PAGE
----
Using an iPhone for the first time required twenty minutes that felt like a full day of setting up, retrieving and resetting passwords in order to order a pizza. Downloading Angry Birds, not to mention calling anyone, meant connecting one device to four others. There are benefits to that interconnectivity. No doubt. It’s also about stickiness — once someone is plugged into more than one product or service, it makes it a lot harder for them to change horses. That’s why your bank forces you to have a savings account and debit card in order to get a checking account.
In the midst of praising Marvel for creating an expansive movie universe that weaves small details into itself and has now injected latex into a weekly television presence, the potential negatives of its interconnectivity have flown under the radar. All the positives are still there — it creates a great sense of community, rewards fans for being invested and is responsible for 1000% more people using the phrase “easter egg” — but the stickiness of it also threatens non-obsessive viewers with gaps in plot understanding.
That’s why seeing the headline “How Agents of S.H.I.E.L.D. is Now Setting Up Avengers: Age of Ultron” gave me flashbacks to screwing up my iPhone registration.
The main reason is that Agents of S.H.I.E.L.D. is a crappy show, and watching it shouldn’t be a prerequisite for connecting the dots between each new Marvel movie. It’s hard enough just keeping up with each new Marvel movie.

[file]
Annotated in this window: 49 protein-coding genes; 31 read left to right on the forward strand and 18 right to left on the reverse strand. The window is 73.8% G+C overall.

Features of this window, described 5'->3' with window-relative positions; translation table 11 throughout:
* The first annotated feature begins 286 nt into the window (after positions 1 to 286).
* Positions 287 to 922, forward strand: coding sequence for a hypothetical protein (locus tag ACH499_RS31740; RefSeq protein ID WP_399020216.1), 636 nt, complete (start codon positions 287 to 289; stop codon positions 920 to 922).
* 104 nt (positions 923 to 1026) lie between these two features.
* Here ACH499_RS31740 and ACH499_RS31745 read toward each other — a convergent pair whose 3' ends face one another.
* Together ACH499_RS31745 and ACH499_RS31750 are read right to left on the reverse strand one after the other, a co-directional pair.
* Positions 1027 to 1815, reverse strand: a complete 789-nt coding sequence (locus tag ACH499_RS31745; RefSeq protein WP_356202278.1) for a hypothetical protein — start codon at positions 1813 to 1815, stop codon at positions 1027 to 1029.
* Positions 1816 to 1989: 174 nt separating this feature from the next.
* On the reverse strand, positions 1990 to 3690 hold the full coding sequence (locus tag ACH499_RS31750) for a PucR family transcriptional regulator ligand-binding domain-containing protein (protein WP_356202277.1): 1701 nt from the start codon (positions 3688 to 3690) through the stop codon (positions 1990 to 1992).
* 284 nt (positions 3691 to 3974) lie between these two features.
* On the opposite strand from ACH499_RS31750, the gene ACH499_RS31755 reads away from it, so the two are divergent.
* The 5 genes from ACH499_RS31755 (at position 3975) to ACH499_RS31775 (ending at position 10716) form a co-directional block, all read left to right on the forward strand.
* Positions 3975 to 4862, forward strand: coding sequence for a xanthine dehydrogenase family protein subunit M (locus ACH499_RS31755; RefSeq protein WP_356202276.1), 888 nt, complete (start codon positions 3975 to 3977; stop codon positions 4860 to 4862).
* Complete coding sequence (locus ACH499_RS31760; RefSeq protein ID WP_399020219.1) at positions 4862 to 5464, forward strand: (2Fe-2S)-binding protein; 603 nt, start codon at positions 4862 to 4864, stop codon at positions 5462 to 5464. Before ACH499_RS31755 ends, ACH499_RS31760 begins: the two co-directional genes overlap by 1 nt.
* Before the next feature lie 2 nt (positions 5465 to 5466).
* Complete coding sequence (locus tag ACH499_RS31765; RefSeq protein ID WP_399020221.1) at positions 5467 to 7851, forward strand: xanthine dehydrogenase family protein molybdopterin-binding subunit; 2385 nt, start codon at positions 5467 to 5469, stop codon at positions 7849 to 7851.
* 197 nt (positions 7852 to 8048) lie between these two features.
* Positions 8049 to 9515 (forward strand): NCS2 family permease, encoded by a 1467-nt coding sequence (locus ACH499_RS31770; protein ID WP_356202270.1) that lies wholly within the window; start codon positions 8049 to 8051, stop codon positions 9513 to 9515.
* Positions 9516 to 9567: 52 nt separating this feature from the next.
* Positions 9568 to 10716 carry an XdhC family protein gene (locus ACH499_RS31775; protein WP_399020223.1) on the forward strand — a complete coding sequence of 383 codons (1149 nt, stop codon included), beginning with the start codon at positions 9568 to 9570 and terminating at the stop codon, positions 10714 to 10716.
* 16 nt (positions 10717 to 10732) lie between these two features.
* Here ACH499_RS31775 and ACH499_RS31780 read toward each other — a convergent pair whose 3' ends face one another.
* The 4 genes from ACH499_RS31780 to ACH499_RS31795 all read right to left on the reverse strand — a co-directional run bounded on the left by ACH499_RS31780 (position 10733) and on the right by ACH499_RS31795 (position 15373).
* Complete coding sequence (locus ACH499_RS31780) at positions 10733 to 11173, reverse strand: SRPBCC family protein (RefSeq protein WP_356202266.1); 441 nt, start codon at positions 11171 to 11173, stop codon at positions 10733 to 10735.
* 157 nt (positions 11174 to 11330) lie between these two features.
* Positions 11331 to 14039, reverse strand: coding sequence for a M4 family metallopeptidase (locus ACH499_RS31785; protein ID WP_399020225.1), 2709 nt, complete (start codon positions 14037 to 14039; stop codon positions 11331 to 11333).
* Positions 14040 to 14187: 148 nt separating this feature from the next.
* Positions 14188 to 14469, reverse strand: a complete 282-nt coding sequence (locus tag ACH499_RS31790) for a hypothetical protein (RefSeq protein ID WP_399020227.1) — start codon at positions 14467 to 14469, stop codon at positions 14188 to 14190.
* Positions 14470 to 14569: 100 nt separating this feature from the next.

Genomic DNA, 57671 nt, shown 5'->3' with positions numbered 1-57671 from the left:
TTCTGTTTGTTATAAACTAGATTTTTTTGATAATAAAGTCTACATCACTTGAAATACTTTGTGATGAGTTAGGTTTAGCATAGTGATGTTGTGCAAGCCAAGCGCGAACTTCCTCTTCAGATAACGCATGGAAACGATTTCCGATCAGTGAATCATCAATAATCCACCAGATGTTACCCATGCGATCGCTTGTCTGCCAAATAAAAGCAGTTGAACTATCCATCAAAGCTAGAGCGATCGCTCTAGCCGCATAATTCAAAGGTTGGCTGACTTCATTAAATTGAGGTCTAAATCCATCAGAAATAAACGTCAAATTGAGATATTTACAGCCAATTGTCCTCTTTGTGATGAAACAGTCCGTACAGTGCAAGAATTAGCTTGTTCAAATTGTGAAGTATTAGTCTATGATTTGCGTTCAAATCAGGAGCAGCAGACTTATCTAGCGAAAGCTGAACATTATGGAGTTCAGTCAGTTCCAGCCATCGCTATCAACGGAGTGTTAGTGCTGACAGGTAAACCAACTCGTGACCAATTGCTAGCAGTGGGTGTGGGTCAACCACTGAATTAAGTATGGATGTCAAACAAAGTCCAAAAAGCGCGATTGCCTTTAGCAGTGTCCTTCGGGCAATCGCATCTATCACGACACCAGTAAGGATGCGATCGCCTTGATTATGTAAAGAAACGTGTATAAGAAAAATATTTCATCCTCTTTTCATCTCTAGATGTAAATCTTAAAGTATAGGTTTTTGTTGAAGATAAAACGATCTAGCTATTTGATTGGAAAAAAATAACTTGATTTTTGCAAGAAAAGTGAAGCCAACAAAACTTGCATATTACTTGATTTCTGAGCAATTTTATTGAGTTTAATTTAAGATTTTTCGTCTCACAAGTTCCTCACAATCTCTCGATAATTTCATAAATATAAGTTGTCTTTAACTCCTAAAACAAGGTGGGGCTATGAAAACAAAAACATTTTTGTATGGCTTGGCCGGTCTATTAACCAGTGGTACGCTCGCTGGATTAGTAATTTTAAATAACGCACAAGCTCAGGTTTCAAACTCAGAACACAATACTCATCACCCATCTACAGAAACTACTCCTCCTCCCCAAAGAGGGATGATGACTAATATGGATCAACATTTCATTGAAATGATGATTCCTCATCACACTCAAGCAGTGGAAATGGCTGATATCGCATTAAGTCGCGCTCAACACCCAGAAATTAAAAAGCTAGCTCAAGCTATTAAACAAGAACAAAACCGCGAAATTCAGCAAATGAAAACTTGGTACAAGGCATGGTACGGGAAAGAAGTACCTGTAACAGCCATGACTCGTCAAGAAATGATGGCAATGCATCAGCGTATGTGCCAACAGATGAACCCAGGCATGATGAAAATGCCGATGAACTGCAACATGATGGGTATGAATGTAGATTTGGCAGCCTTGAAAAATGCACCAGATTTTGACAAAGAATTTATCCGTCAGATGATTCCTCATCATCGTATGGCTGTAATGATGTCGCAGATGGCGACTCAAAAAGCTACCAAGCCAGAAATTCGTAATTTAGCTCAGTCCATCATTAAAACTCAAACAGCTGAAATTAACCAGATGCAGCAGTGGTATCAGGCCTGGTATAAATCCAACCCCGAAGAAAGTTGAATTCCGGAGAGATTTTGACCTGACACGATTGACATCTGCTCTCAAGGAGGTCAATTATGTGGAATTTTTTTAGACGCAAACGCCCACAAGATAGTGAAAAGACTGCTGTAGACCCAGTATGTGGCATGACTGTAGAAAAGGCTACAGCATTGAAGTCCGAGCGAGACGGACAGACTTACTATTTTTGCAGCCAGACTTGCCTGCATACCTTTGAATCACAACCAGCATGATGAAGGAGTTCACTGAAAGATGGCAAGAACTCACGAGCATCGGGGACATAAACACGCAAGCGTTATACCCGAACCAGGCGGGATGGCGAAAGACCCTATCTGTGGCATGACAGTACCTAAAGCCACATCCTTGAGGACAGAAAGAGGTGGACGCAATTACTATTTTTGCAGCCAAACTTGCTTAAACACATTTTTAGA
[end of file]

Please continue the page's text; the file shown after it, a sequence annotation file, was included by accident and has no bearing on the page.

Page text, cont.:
Fortunately, the show is only making overtures at the cinematic universe at this point, using it as a pivot point and winking at the audience. So far, Agents of S.H.I.E.L.D. isn’t creating linchpins or laying down any genuine tracks that lead toward Ultron. It’s not out of the realm of possibility, though, so hopefully that will remain the case.
A cohesive universe is a powerful thing, and as it grows bigger it will give Marvel/ABC/Disney more options for planting important seeds in different media. They have no reason not to. The endgame is hooking new viewers, and a headline like “The Crazy Vital Plot Twist On S.H.I.E.L.D. That Will Change Age of Ultron” is a great way to turn eyeballs in the right direction. The only potential downside is fatigue — forcing an engaged-but-not-completist audience to watch a program they don’t like, not for entertainment, but for factual information.
The good news is that if the show ends up delivering a key piece of plot information for the Marvel Universe, it’ll be on the internet the next day with a spoiler warning we can all ignore. So far Marvel has done an excellent job threading the needle of both leaving colorful breadcrumbs for true believers and offering stories that stand on their own. Moving into Phase II, that balancing act is going to get tougher, and no one should have to do homework in order to enjoy their matinee.